What, precisely, is the role of U.S. ground forces in the conflict with ISIL? In a post earlier this week, I described how the "train and assist" mission permits the presence of U.S. personnel on site when allies go into combat, and how this in turn can lead to direct involvement in those fights. Yesterday, Secretary of Defense Ash Carter provided more insight on this point during a press conference:
Q: You just said that you expect there'll be more raids like this in the future. So, could you please explain how more raids fits with no combat troops?
SEC. CARTER: Well, I say we'll...do more raids. Remember...the raid that took down Abu Sayyaf, we have this capability. It is a great American strength. It doesn't represent us assuming a combat role. It represents a continuation of our advise and assist mission. And I said right from the beginning, David, and we mean this -- when we find opportunities to do things that will effectively prosecute the campaign, we're going to do that. And this is an example of a case where we could do something we alone had the capability to do, and I'm absolutely prepared to do that. So raids...is one of those categories. And I suspect that we'll have further opportunities in the future, and we would want to avail ourselves of them. Jim?
Q: Thank you, Mr. Secretary. Can you clarify the rules of engagement then? Because it's...my understanding that the special operations commander on the ground made a decision, when the Kurdish partners came under overwhelming fire, to come to their defense. Entered a...walled compound in the middle of the fire fight. They can do it in self-defense, they can do it when their partners come under fire, as well? If so, how is that not combat? I just wonder if you think the president, the administration's being misleading when he says that U.S. forces are not in combat.
SEC. CARTER: ...[L]et me tell you...what happened in this particular event. ... But everything I know about this incident was that as the compound was being stormed, the plan was not for the U.S. advise and assist and accompanying forces to enter the compound or be involved in the fire fight. However, when a fire fight ensued, this American did what I'm very proud that Americans do in that situation. He ran to the sound of the guns, and he stood up, and...all the indications are it was his actions and that of one of his teammates that protected those who were involved in breaching the compound and made the...the mission successful. So that was an inherent risk that we ask people to assume. Again, it wasn't part of the plan, but it was something that he did. And I'm immensely proud that he did that.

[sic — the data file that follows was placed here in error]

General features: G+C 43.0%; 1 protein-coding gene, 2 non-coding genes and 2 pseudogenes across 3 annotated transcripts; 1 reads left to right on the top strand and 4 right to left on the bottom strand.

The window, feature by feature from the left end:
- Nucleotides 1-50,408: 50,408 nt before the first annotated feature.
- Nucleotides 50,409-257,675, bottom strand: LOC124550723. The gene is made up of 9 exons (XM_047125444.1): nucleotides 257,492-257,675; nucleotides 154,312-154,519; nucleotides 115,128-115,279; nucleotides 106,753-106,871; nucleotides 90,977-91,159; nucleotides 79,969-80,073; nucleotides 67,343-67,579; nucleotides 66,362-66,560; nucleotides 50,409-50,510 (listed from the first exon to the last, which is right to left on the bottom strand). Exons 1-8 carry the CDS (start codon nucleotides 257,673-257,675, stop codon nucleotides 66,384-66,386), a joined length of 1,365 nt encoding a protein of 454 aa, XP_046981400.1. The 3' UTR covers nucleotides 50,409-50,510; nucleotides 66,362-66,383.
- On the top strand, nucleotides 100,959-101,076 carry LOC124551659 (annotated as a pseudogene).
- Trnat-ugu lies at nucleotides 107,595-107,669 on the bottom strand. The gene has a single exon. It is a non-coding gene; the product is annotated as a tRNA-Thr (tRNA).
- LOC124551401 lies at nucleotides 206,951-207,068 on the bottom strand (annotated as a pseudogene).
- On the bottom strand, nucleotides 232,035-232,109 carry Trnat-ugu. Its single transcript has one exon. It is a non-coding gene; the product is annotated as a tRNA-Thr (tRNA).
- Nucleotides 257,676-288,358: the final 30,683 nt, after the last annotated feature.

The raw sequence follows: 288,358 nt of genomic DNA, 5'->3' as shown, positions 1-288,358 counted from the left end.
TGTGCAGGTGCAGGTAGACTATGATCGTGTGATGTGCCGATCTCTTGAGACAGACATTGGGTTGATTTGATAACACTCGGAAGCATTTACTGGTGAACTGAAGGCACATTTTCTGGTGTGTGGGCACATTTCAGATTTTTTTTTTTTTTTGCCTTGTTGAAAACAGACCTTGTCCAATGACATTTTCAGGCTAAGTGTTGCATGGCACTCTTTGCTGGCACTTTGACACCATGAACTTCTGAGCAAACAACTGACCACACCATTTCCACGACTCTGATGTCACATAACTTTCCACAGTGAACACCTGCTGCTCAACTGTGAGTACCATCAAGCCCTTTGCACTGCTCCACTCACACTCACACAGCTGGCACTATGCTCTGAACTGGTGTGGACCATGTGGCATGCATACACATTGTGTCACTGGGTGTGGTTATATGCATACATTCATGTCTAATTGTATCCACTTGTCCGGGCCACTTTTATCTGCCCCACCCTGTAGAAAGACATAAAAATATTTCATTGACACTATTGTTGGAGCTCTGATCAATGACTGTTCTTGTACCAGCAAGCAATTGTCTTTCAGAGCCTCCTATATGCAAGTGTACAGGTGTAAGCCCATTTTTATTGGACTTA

[O]bviously we're very saddened that he...lost his life. But -- you know, nobody should be in any illusions, Jim, that Americans are (sic: not) at risk. Americans are flying combat missions, thousands of combat missions, over Syria and Iraqi territory. There are Americans involved in training and advising Iraqi security forces around the country. We do not have combat formations there the way we had once upon a time in Iraq, or the way we have had in years past in Afghanistan. But we do have people who are in harm's way, and who evidently have shown a willingness to put themselves in harm's way in order to have mission success. And I think that's very commendable.
...Q: Follow up.... Because the administration has taken great pains, the president in various permutations, to say it's not ground combat, it's not a major combat role. I mean, just as you said, it's not the same size as it was during, certainly, the Iraq invasion and occupation. But if you're saying there are going to be more missions like this and if commanders will be commended for making decisions to go into the breach, right, and go into the battle --
SEC. CARTER: They will be -- then they will be in harm's way. There's no question about it. And I don't want anybody to be under any illusions about that.
A Wall Street Journal piece added this characterization, apparently based on statements from unidentified officials (the italics in the last sentence are mine):
U.S. forces are allowed to defend themselves and to shoot when Iraqi forces come under fire. U.S. officials say this provision has long existed, but didn't come into play until this week's raid.
"We can fire in support of our coalition partners," said one military official.
This provision will become critical as Mr. Carter authorizes more such operations in coming weeks and months, U.S. officials said.
It seems, then, that the status quo with respect to the U.S. ground role is as follows:
(1) U.S. ground forces do have something akin to a direct ground combat role in the specific sense that they are permitted to use force (under the veil of self-defense of themselves or of their coalition partners once they come under fire) when present on-site to "assist" Kurdish or Iraqi allies in a combat engagement;
(2) U.S. ground forces also have a direct ground combat role in the sense that they may carry out solo raids from time to time (as in the Abu Sayyaf example); and
(3) U.S. ground forces do not have a ground combat role otherwise (and in particular, we do not have "combat formations" engaging in more-conventional or persistent operations).
The issue to watch going forward, then, is whether we will see an increased operational tempo of raids that emphasize Kurdish (or Iraqi) personnel but also feature not just U.S. air support but also U.S. personnel directly engaged in the fighting under color of the self-defense rationale. If so, will the AUMF issue regains momentum? I doubt that it will, at least so long as the increased U.S. ground combat role grows slowly.